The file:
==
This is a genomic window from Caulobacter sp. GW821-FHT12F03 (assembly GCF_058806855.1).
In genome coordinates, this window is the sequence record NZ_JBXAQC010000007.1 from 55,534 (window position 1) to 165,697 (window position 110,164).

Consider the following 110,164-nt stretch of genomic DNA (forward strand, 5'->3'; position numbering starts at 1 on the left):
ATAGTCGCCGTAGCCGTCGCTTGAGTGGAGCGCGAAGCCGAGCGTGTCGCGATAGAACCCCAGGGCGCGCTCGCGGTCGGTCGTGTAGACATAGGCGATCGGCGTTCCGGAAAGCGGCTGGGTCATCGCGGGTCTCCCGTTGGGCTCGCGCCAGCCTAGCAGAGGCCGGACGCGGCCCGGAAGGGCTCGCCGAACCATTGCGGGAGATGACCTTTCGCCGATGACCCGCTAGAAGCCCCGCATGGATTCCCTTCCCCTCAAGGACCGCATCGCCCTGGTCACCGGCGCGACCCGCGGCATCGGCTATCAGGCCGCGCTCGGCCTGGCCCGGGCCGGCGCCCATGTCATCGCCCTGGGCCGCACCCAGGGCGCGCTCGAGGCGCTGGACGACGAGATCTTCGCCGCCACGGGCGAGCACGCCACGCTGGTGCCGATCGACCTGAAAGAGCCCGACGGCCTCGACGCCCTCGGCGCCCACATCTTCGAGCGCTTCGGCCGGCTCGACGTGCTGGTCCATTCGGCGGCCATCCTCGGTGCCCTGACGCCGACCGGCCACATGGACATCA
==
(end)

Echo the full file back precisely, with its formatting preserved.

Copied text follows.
This is a genomic window from Caulobacter sp. GW821-FHT12F03 (assembly GCF_058806855.1).
In genome coordinates, this window is the sequence record NZ_JBXAQC010000007.1 from 55,534 (window position 1) to 165,697 (window position 110,164).

Consider the following 110,164-nt stretch of genomic DNA (forward strand, 5'->3'; position numbering starts at 1 on the left):
ATAGTCGCCGTAGCCGTCGCTTGAGTGGAGCGCGAAGCCGAGCGTGTCGCGATAGAACCCCAGGGCGCGCTCGCGGTCGGTCGTGTAGACATAGGCGATCGGCGTTCCGGAAAGCGGCTGGGTCATCGCGGGTCTCCCGTTGGGCTCGCGCCAGCCTAGCAGAGGCCGGACGCGGCCCGGAAGGGCTCGCCGAACCATTGCGGGAGATGACCTTTCGCCGATGACCCGCTAGAAGCCCCGCATGGATTCCCTTCCCCTCAAGGACCGCATCGCCCTGGTCACCGGCGCGACCCGCGGCATCGGCTATCAGGCCGCGCTCGGCCTGGCCCGGGCCGGCGCCCATGTCATCGCCCTGGGCCGCACCCAGGGCGCGCTCGAGGCGCTGGACGACGAGATCTTCGCCGCCACGGGCGAGCACGCCACGCTGGTGCCGATCGACCTGAAAGAGCCCGACGGCCTCGACGCCCTCGGCGCCCACATCTTCGAGCGCTTCGGCCGGCTCGACGTGCTGGTCCATTCGGCGGCCATCCTCGGTGCCCTGACGCCGACCGGCCACATGGACATCA